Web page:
Important: If you want the files and directories from to also be installed (e.g. if it’s runtime-relevant data), you will have to set include_package_data=True in your setup() call.


For our minimal Python-only project, we’ll only need four lines in setup.cfg:

universal = 1

license_file = LICENSE

The first part will make wheel build a universal wheel file (e.g. attrs-15.1.0-py2.py3-none-any.whl) and you won’t have to circle through virtual environments of all supported Python versions to build them separately. The second part ensures that your LICENSE file is part of the wheel files which is a common license requirement.


As I’ve hopefully established, every open source project needs a license. No excuses.

Additionally, even the simplest package needs a README that tells potential users what they’re looking at. Make it reStructuredText (reST) so PyPI can properly render it on your project page. And as a courtesy to your users, also keep an easily discoverable changelog so they know what to expect from your releases. I like to put them into the project root directory and call them README.rst and CHANGELOG.rst respectively. The changelog is also included as part of my Sphinx documentation in docs/changelog.rst. But there’s no hard rule.

My long project description and thus PyPI text is also the README.rst which appears to be common nowadays.

If you host your project on GitHub, you may want to add a CONTRIBUTING.rst that gets displayed when someone wants to open a pull request. Have a look at attrs’s if you need inspiration.

Let’s Build Already!

Building a source distribution and a wheel of your project is just a matter of

$ rm -rf build
$ python sdist bdist_wheel

The first line accounts for a bug in wheel (pointed out to me by Michael Merickel) that won’t clean up the build directory between builds, which puts you at risk of shipping stale build files.

Uploading wheel versions of your package is optional and as of version 7.0.0, pip will wheel and cache your sdists automatically before installing them. That makes future installs much faster but it’s nicer to make the first install fast too by uploading wheels yourself.

Now you should have a new directory called dist containing a source distribution file and a wheel file. For attrs, it could look like this:

├── attrs-15.1.0-py2.py3-none-any.whl
└── attrs-15.1.0.tar.gz

You can test whether both install properly before we move on to uploading (the examples use UNIX commands; Windows would be similar):

$ rm -rf 27-sdist  # ensure clean state if ran repeatedly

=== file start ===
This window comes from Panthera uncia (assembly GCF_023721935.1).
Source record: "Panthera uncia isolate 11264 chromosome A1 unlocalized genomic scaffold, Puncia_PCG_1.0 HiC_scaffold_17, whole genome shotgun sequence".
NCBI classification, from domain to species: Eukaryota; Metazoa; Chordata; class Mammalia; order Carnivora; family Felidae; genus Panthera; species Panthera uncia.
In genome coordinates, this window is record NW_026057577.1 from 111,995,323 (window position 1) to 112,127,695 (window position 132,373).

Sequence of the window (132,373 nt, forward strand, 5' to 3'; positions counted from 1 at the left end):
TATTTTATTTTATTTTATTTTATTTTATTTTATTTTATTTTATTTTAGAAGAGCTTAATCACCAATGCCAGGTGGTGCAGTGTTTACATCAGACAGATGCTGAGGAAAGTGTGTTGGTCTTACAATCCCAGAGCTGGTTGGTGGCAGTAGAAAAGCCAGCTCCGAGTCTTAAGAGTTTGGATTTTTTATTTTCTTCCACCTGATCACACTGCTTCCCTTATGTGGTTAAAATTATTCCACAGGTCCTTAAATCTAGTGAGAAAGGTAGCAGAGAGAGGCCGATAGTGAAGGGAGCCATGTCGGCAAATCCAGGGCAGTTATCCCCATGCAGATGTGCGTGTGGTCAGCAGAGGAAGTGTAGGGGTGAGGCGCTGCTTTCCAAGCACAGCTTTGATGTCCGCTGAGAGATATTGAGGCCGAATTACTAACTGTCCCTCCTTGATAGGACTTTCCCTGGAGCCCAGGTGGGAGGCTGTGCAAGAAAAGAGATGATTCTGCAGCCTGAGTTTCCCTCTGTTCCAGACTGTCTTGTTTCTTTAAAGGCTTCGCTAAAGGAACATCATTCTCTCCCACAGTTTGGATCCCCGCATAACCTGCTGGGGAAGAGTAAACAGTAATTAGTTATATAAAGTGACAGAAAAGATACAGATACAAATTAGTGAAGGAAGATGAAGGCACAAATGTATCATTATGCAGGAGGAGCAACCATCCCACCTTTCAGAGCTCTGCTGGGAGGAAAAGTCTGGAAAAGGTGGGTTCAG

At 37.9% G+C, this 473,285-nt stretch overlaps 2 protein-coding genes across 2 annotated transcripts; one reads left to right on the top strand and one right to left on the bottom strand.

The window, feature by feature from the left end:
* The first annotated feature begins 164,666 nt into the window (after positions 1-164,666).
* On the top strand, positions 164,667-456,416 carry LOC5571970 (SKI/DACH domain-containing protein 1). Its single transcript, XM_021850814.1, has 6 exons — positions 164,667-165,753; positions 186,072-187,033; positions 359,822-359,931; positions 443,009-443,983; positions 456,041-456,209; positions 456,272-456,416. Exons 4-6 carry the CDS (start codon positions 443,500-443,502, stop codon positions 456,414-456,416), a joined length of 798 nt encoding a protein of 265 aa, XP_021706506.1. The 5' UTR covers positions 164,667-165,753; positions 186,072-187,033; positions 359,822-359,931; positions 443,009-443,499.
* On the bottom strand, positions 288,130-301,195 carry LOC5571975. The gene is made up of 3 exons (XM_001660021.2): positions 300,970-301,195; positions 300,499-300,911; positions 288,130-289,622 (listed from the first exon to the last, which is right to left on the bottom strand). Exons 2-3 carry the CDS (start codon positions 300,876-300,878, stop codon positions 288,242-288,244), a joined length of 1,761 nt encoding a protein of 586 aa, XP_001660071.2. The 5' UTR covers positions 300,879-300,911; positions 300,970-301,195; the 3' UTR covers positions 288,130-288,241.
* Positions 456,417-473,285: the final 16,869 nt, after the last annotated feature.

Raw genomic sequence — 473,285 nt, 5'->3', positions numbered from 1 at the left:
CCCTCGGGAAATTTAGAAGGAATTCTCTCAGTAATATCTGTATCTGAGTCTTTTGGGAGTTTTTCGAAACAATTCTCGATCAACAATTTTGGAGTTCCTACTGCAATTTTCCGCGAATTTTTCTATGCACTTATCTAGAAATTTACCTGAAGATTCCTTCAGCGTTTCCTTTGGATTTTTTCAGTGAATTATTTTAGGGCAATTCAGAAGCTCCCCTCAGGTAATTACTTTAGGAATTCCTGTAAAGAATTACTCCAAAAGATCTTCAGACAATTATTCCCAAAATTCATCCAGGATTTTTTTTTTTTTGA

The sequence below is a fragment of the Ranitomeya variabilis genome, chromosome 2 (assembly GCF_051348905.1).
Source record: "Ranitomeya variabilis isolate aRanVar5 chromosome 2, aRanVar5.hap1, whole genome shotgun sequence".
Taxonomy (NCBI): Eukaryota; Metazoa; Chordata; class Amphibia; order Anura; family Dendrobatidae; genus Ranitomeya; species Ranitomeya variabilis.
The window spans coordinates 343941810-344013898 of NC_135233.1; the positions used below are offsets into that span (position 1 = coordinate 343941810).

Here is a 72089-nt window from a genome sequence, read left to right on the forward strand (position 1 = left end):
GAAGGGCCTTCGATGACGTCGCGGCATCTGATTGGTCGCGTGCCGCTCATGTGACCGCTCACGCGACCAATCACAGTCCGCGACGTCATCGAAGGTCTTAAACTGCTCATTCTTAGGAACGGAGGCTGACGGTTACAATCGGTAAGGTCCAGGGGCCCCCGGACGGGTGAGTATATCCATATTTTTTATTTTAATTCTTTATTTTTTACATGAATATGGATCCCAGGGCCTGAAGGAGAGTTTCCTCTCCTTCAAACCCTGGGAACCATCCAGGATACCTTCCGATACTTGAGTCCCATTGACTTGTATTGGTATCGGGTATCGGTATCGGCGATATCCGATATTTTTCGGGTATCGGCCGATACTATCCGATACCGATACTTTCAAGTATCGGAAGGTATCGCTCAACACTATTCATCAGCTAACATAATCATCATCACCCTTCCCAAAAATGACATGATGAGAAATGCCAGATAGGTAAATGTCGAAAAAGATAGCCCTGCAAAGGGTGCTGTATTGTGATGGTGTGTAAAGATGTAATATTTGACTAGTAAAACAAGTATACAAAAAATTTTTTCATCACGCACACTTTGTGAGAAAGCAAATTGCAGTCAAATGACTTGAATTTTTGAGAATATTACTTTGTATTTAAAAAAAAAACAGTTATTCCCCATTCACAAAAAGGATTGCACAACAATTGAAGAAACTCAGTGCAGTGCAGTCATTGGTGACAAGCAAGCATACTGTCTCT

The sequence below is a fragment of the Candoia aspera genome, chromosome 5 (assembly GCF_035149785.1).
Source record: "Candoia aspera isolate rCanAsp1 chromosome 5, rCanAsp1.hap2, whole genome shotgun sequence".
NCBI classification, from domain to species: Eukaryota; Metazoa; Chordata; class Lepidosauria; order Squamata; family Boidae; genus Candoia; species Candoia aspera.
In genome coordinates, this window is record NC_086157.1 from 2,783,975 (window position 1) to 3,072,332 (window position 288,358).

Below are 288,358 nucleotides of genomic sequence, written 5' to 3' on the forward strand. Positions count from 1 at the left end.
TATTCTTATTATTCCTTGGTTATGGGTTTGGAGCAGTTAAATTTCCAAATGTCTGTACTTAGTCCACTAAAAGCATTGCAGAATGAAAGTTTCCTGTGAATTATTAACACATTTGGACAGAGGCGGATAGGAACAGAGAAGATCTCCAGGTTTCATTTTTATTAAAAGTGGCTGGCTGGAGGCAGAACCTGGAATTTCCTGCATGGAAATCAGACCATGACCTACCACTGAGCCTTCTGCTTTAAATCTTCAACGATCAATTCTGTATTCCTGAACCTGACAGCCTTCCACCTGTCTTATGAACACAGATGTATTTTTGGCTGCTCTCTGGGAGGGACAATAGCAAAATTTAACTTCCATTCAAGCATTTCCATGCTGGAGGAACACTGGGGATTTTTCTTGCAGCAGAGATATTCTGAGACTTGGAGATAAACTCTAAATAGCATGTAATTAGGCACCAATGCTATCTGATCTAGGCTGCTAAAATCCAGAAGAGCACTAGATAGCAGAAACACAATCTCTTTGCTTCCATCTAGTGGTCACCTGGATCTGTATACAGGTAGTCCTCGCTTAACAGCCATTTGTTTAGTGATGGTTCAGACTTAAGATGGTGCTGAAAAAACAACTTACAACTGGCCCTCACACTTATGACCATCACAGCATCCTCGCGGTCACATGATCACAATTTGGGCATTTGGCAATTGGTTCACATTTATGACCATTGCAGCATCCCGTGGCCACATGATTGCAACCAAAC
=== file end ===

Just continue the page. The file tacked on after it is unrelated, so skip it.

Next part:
$ virtualenv 27-sdist
$ 27-sdist/bin/pip install dist/attrs-15.1.0.tar.gz
Processing ./dist/attrs-15.1.0.tar.gz
Building wheels for collected packages: attrs
  Running bdist_wheel for attrs
  Stored in directory: /Users/hynek/Library/Caches/pip/wheels/67/a6/e3/...
Successfully built attrs
Installing collected packages: attrs
Successfully installed attrs-15.1.0
$ cd 27-sdist/
$ bin/python
Python 2.7.10 (default, Jun  5 2015, 10:57:55)
[GCC 4.2.1 Compatible Apple LLVM 6.1.0 (clang-602.0.53)] on darwin
Type "help", "copyright", "credits" or "license" for more information.
>>> import attr
>>> attr.__version__
$ cd ..


$ rm -rf 27-wheel  # ensure clean state if ran repeatedly
$ virtualenv 27-wheel
$ 27-wheel/bin/pip install dist/attrs-15.1.0-py2.py3-none-any.whl
Processing ./dist/attrs-15.1.0-py2.py3-none-any.whl
Installing collected packages: attrs
Successfully installed attrs-15.1.0
$ cd 27-wheel/
$ bin/python
Python 2.7.10 (default, Jun  5 2015, 10:57:55)
[GCC 4.2.1 Compatible Apple LLVM 6.1.0 (clang-602.0.53)] on darwin
Type "help", "copyright", "credits" or "license" for more information.
>>> import attr
>>> attr.__version__

Please note the lack of “Running bdist_wheel for attrs” in the second test. Yes, you can finally install packages without executing arbitrary code!

So you’re confident that your package is perfect? Let’s use the Test PyPI server to find out!

The PyPI Staging Server

Again, I’ll be using attrs as the example project name to avoid <your project name> everywhere.

First, sign up on the test server, you will receive a user name and a password. Please note that this is independent from the live servers. Thus you’ll have to re-register both yourself and your packages. It also gets cleaned from time to time so don’t be surprised if it suddenly doesn’t know about you or your projects anymore. Just re-register.

Next, create a ~/.pypirc consisting of:


repository =
username = <your user name goes here>
password = <your password goes here>

Then use

$ python register -r test

to register your project with the PyPI test server.

Finally, let’s use twine4 to safely upload our previously built distributions:

$ twine upload -r test -s dist/attrs-15.1.0*

The -s option tells twine to sign the package with your GnuPG key. Omit it if you do not want to do that.

Now test your packages again:

$ pip install -i attrs

Everything dandy? Then lets tackle the last step: putting it on the real PyPI!

The Final Step

First, register at PyPI, then complete your ~/.pypirc:


repository =
username = <your test user name goes here>
password = <your test password goes here>

repository =
username = <your production user name goes here>
password = <your production password goes here>

One last deep breath and let’s rock:

$ python register
$ twine upload -s dist/attrs-15.1.0*

And thus, your package is only a pip install away for everyone! Congratulations, do more of that!

Bonus tip: You can delete releases from PyPI but you cannot re-upload them under the same version number! So be careful before uploading and deleting: You can’t just replace a release through a different file.

Next Steps

The information herein will probably get you pretty far but if you get stuck, the current canonical truths for Python packaging are:


This article has been kindly proof-read by Lynn Root, Donald Stufft, Alex Gaynor, Thomas Heinrichsdobler, and Jannis Leidel. All mistakes are still mine though.


  1. Pronounced “pie pee eye”, or “cheese shop”, notpie pie”! ↩︎
  2. To end this, there are PEPs underway. Most notably PEP 0517 and PEP 0518. ↩︎
  3. As of PEP 0440, PyPI and the packaging ecosystem has opinions on the structure of the version string though. ↩︎
  4. There’re two main reasons I prefer twine over the old-school (sdist|bdist_wheel) upload: 1. it uses TLS on all Python versions while properly verifying certificates and 2. I can pre-build distributions, test them, and then upload them at once. ↩︎